The Family Man 2: An Exciting and Unexpected Tale of Spies and Terrorists
Manages to make the world of spies and terrorists relatable
After Sacred Games, director duo Raj & DK’s The Family Man broke the glass ceiling for a universally acclaimed web series back in 2019. It was not only a crowd favourite, it also raised the bar for any forthcoming content.
Viewers of season 1 could not get enough of Manoj Bajpayee in his career defining role as Srikant Tiwari, a government spy struggling to balance his professional and personal life. Needless to say then, expectations from this second season were sky high.
Does season 2 manage to live up to the expectations set by its predecessor? Yes. And it does so by giving us more of what we wanted, on top of things that we never really expected.
Season 2 kicks off months after the cliffhanger ending of the first season. Srikant Tiwari has now left TASC and has joined the corporate sector. He can now afford all the things his family wanted, including his time, but his heart is still stuck in the high octane world of espionage.
The placement of an unapologetically desi character like Srikant in India’s glitzy corporate world is a masterstroke. It not only provides some of the best comic relief episodes in the series, through Srikant’s tedious interactions with his 28 year old ‘Mr Know It All CEO’, it also lays bare the inherent absurdity in the way the corporate world functions in India.
One of the most memorable scenes is when Srikant finally quits his job and goes back to TASC. His outburst at his annoying midget of a boss must mirror the inmost feelings of almost every office employee in India.
And this is where the series steals the show once again – just like in the first season, it manages to make this world of spies, terrorists, guns, and roses relatable for the viewer.
The highlights of the series are the personal moments shared between Srikant and his family, and of course his ever trustworthy sidekick JK Talpade, played by Sharib Hashmi.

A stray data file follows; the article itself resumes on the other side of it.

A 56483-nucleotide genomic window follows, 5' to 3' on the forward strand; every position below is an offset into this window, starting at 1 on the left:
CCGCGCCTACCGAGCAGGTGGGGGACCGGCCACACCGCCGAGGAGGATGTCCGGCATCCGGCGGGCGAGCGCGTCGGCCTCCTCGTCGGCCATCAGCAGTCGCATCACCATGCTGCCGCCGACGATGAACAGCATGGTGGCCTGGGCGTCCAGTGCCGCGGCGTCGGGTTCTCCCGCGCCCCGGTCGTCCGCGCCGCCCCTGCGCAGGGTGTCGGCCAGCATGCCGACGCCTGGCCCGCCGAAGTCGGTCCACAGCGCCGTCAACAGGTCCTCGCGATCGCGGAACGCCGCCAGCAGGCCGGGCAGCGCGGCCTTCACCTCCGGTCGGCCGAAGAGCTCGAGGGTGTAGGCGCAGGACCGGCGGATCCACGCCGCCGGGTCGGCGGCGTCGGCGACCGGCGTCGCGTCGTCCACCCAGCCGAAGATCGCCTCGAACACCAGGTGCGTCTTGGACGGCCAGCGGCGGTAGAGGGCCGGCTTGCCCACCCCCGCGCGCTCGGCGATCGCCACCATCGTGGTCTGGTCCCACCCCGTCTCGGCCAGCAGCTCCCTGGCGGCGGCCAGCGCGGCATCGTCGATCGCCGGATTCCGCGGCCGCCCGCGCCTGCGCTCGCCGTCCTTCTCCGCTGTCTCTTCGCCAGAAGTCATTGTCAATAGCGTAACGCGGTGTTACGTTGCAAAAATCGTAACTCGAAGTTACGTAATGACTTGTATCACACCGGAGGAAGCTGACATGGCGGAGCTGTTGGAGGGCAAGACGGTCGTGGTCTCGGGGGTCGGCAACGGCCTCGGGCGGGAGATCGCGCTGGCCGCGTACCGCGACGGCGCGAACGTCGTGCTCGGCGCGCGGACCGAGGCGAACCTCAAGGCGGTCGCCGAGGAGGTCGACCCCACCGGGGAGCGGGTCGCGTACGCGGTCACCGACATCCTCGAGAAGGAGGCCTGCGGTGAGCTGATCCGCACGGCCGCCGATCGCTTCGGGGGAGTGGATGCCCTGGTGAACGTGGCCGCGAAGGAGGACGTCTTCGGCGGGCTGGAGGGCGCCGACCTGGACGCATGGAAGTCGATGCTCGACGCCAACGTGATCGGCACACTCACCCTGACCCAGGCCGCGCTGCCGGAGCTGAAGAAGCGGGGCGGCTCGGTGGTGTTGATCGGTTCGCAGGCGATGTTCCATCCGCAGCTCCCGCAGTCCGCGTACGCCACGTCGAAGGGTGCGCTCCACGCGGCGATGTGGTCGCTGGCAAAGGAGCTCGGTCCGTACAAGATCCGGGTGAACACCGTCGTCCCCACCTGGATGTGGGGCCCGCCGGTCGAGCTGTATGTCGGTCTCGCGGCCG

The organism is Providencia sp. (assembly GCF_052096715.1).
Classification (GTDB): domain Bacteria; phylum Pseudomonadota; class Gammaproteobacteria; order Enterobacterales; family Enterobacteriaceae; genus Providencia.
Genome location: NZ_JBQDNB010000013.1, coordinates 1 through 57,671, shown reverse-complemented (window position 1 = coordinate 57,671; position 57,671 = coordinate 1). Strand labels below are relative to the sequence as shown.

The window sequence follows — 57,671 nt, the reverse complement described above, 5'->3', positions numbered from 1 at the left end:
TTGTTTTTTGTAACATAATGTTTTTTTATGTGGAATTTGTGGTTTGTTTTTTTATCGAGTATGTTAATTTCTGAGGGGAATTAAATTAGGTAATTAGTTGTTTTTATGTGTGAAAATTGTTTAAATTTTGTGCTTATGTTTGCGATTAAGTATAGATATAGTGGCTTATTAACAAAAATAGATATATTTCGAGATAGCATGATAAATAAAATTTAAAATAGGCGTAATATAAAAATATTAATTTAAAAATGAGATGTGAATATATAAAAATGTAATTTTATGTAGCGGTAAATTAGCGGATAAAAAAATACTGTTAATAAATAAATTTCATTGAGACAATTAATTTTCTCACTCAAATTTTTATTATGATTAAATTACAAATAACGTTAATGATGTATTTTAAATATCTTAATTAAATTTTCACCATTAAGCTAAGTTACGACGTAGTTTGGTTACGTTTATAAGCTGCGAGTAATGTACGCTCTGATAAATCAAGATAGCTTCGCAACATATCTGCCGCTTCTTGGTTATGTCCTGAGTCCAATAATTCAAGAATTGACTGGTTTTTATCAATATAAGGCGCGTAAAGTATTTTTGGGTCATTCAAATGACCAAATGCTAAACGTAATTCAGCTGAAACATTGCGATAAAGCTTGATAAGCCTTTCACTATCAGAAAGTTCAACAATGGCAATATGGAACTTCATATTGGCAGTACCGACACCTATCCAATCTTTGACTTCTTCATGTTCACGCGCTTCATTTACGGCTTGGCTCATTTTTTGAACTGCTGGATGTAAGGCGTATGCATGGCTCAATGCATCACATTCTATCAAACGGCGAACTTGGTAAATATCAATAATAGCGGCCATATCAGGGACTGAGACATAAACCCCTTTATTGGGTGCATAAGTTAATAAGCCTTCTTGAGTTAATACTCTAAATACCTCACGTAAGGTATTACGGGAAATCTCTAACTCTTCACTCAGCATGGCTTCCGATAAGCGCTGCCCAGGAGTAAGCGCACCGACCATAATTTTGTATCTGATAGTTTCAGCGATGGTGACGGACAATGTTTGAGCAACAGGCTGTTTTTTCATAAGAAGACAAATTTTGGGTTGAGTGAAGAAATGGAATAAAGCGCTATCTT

The duo deliver another performance so endearing that the audience almost has their heart in their mouth when the possibility of his death comes up.
Given the proclivity of Indian filmmakers for shock character deaths, this would not have been an entirely unreasonable anxiety. Thankfully, Raj and DK veer away from the tested path.
Where the series is slow and a bit of drag are the parts that detail the ‘terrorist plot’, which involves Sri Lankan Tamil freedom fighters planning an attack on the Indian premier.
While it is an attempt by the makers to create multidimensional villains with a proper back story, the time spent on them simply does not pay off.
For the most part, while these scenes play out I found myself wanting to spend more time with Srikant, JK, and Srikant’s wife Suchi.
Samantha Akkineni, who plays the author-backed role of the main antagonist, is simply out of her league in this one. Not having seen any of her previous work, I must venture the guess that she was selected more for her star power than her acting prowess.
She takes one of the most complex, layered, and evocative characters and plays it with the same single expression throughout the entire series. One can only imagine what a more powerful actress could have done with that role.
It is not perfect, but The Family Man packs enough of a punch in its nine episodes to leave us wanting for nine (or ninety?) more. Miss it at your own peril.